"By the way, I was one of the writers who predicted a Canadian sweep, and I think everyone in Canada did as well. But we had no idea that the Soviets had come of age and how good they were. The Canadians went from making fun of the Russian equipment and training methods, to being in awe of them. 'They played like automatons and didn’t budge when you hit them,' Frank Mahovlich told me. Frank said that if you gave them a football, they would win the Super Bowl in two years."

"I was shocked when the fans in the Montreal Forum began booing the Canadians. Everyone has an ego, even Canadians, and it took a hockey game for Canadians to show their emotions and their fears. When they started booing, I thought how dare they do that to these guys.

"The Canadians were very naïve as far as the Russians were concerned. They didn’t know anything about how Anatoly Tarasov had started the Soviet hockey program from scratch and took these kids away from home and trained them.

"Prior to the series, when I asked Emile Francis how the Soviets would do against Team Canada, he got angry with me and said ‘Don’t even mention them in the same breath as the Canadians.’ Now if Emile Francis, one of the great hockey minds, thought that, did they not want to believe it? Did they think Canada was invulnerable, or was it their hatred of the Soviet system in general, or were they just naïve? It was all of the above. Politics blinded them to what these guys were and that the Canadian system of democracy was superior and that extended to hockey and everything else.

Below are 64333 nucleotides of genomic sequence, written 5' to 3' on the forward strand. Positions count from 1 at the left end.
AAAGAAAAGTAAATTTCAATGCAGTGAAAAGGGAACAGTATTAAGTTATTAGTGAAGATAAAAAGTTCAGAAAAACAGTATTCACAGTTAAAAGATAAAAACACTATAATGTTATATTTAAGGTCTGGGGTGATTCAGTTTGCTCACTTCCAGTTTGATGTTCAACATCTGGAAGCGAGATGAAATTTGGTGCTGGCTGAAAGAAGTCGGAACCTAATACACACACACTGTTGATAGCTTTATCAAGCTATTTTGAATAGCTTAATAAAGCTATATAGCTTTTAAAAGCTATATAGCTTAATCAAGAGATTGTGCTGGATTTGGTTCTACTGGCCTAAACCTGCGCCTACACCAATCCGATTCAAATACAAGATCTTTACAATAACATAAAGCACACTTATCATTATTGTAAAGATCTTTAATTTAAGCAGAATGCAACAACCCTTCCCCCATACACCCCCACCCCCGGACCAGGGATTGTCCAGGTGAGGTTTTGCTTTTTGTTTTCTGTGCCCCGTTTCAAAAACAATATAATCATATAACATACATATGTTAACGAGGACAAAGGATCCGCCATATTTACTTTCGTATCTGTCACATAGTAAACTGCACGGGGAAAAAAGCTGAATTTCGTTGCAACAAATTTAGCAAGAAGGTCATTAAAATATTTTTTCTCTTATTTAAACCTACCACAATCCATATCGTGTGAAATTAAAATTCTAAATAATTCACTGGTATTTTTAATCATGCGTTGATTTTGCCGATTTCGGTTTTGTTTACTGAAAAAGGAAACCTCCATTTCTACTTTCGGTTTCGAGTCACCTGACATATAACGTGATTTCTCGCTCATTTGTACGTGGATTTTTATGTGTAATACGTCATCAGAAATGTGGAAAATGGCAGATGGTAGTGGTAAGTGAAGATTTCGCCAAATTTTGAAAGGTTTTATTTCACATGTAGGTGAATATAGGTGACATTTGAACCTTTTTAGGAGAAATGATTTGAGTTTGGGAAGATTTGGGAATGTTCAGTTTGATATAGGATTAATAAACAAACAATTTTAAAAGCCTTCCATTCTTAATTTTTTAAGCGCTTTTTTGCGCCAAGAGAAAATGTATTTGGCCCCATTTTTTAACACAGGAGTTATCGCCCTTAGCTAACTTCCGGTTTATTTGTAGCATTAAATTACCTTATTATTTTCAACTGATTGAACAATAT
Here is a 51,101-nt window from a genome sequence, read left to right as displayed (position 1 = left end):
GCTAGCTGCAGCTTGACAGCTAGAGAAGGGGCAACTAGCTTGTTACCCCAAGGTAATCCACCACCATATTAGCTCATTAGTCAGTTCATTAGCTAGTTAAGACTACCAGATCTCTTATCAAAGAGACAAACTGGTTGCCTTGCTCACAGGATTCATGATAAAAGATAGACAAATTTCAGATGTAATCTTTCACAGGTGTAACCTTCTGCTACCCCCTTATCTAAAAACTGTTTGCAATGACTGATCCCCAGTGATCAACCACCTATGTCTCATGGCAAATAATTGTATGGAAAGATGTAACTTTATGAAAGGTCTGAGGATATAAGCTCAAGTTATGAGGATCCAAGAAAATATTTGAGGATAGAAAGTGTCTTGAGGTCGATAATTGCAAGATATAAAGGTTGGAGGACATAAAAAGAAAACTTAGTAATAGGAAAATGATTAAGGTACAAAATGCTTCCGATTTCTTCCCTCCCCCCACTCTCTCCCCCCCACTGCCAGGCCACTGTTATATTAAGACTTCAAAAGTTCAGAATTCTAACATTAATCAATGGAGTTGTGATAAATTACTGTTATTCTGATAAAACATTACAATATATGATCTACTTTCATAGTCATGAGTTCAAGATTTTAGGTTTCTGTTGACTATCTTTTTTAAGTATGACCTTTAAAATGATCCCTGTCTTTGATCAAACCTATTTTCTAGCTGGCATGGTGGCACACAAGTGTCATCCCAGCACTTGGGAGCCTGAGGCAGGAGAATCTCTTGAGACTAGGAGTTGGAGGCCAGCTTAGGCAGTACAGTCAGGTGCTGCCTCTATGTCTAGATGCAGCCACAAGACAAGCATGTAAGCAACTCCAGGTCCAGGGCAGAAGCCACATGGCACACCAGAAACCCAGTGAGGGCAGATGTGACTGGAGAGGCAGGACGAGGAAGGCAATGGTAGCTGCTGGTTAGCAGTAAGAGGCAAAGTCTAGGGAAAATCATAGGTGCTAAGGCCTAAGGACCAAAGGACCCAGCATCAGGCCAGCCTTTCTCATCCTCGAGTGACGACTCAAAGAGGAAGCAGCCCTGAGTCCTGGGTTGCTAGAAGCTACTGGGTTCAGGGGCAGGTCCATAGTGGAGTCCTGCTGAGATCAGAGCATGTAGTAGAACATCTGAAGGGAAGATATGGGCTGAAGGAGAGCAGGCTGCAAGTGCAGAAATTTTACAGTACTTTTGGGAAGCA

"If Canada had swept the Soviets or won in a more convincing manner, the series may have gone unnoticed in the States. But the drama, the struggle, Phil Esposito’s speech and Paul Henderson’s goal made it a Good Guy vs Bad Guy scenario, with Americans becoming Canadians by extension, rooting for the Good Guys.

“When the series was over, The Times baseball writer Leonard Koppett asked me; ‘You knew all along who would win didn’t you? The emotions of the Canadians would eventually win over the non-emotion of the Soviets. The team that it meant the most to wound up winning.'"


Recommended Reading: 'When Canada Shut Down' -- Via Paul Patskou

Just because the 50th anniversary of the 1972 Summit Series has come and gone it shouldn't diminish its relevance to today's NHL. This is beautifully examined in "When Canada Shut Down," a just-released book by Paul Patskou, Sean Mitton, and Alexander Braverman.

Team Russia '72 goalie Vladislav Tretiak, now head of the Russian Ice Hockey Federation, says this about European NHLers: “They had never been invited before. We opened that window. And this cascade of great players appeared on the scene because Canadians realized that, while hockey exists in Canada and North America, European hockey also counts.”